Emma Vlasic’s first sporting love is hockey. Of that there’s no question. But growing up in Illinois, a love of baseball was bred in. Her allegiance lies with the Cubs – she followed the North Siders throughout her youth and needs not even a moment to answer a quick Cubs-or-Sox query – and she herself spent her fair share of time on the diamond. All the way up until high school, her summers were spent in cleats and high socks, Vlasic either stationed on first base or behind home plate.
This is all to say she knows a thing or two about the MLB’s Cy Young Award. She’s also familiar with the tongue-in-cheek pseudo-award connotation it carries in her vocation, as she is with the fact she’s the leader for the, ahem, honor in her rookie campaign with the NWHL’s Connecticut Whale. In fact, when asked about her familiarity with the on-ice Cy Young, Vlasic cuts off the question mid-sentence with a chuckle. “My dad was actually saying that to me based on my stats,” Vlasic laughed. “I think that’s what you’re getting at right?”
Indeed, it is. With nine goals – tied for 13th-most in the NWHL – and zero, zilch, nada in the assist column, Vlasic has a goals-to-assists ratio that would be a sparkling win-loss record for a major-league hurler. Not by design, of course. It’s a statistical oddity for the 23-year-old, nothing more than one of those things that happens without any rhyme or reason. Vlasic, however, quips that she needs to start passing the puck more, start looking to find teammates. Surely, though, the Whale don’t mind her potentially Cy Young-winning ways. She’s the club’s leading goal scorer, doubling up any other player’s total, and even without an assist to her name, her nine points put her tied for the team lead.
Without question, Vlasic hitting the ground running this season has been one of the bright spots for the Whale, and she attributes the first-year success to confidence, which is something she had struggled with in the past. She admitted that during her time at Yale, where she spent her four-year college career, her belief in her game wavered at times, especially in the early years. It wasn’t really until her junior year that she began to truly trust in her ability, had faith she could produce and started to play like a difference-maker. And she wanted that to carry on through to her next stop in Connecticut.
“Transitioning into playing in the NWHL, I wanted to continue and have even more confidence than I did in college,” Vlasic said. “I didn’t want to be starting again where, like in college, I was unsure or didn’t know what I was able to contribute and eventually kind of found my footing. I didn’t want that to happen again. I wanted to come in and be a dominant player right away, contribute and be somebody who could be put out there in the big moments.”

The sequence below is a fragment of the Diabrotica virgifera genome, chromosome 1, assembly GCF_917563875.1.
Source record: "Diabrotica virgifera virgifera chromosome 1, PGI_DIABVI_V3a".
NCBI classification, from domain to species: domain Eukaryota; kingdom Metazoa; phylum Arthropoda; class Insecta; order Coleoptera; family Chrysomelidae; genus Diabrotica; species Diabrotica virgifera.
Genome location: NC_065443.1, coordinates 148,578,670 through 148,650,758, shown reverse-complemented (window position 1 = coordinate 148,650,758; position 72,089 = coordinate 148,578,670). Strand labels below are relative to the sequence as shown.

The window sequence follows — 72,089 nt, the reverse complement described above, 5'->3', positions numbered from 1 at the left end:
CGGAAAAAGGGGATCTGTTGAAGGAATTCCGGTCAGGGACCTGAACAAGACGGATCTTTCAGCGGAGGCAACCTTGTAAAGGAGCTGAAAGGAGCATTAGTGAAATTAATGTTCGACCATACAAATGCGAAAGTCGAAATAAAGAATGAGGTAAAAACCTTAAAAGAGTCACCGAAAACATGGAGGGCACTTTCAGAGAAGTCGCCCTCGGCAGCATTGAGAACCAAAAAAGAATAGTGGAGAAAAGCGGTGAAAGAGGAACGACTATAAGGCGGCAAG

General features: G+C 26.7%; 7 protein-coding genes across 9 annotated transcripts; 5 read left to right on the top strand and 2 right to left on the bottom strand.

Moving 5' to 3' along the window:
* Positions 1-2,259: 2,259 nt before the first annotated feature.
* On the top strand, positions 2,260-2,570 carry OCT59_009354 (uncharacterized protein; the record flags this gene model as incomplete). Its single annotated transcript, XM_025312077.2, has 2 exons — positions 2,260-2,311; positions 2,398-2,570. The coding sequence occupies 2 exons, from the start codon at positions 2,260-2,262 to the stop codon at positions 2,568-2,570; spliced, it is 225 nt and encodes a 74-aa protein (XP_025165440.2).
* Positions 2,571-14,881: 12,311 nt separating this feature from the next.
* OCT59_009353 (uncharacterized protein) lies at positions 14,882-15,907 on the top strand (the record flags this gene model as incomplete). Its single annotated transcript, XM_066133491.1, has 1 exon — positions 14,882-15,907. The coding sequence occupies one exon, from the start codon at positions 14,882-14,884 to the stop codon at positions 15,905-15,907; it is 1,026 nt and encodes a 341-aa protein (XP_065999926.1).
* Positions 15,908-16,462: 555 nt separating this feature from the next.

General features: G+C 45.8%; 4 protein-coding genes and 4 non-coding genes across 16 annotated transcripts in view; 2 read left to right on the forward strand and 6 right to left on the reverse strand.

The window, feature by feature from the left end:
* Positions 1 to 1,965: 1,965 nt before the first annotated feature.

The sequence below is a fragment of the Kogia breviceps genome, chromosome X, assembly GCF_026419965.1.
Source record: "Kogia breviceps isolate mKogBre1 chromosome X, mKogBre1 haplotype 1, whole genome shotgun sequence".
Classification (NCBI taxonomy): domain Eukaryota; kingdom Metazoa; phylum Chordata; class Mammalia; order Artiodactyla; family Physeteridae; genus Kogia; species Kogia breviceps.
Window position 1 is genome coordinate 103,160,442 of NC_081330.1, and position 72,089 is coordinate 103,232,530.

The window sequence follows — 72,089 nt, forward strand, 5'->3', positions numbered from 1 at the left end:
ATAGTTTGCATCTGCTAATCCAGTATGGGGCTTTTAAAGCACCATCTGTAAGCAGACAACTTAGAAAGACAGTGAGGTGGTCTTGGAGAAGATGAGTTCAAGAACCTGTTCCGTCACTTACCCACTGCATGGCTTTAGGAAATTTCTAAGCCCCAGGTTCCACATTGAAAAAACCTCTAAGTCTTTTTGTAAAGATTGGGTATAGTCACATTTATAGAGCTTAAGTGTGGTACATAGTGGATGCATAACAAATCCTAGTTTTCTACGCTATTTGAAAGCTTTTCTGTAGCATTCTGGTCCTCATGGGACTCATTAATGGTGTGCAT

To be sure, there was an adjustment period, time spent getting used to the playing style of her newfound NWHL opposition and the physicality of the professional game. But it wasn’t long before she made her mark. Though she didn’t score in either of her first two professional contests, she mustered six shots, and the dam finally broke in her third outing when she scored her first NWHL goal. The next time out, she was back on the scoresheet, and Vlasic has since added another seven goals to her resume, including a run of four tallies in her past five games. She’s entering all-star weekend as one of the hottest snipers in the circuit.
Despite Vlasic’s personal success, however, team success has been hard to come by for the Whale. Entering the break, Connecticut sits dead-last in the NWHL, seven points back of the fourth-place Buffalo Beauts. At minus-50, the Whale have the worst goal-differential in the league, and their 34 goals for are far-and-away the NWHL’s lowest total. Recent results have been somewhat promising, though. Both of Connecticut’s victories this season – overtime and shootout wins over the surely playoff-bound Metropolitan Riveters – have come in the past month. And the growth Connecticut has seen in recent weeks isn’t lost on Vlasic. A former captain at Yale and with the Chicago Young Americans prior to her college career, she sees herself as part of the group that can drive the Whale forward.
“We’re coming from an underdog position, but the only was we can go now is up,” Vlasic said. “It’s encouraging and I’ll hopefully be able to be part of that group. We have a lot of good leaders and are heading in the right direction. I want to be a part of that and bring this team to an even more competitive level where we’re competing for the championship at the end of this.”
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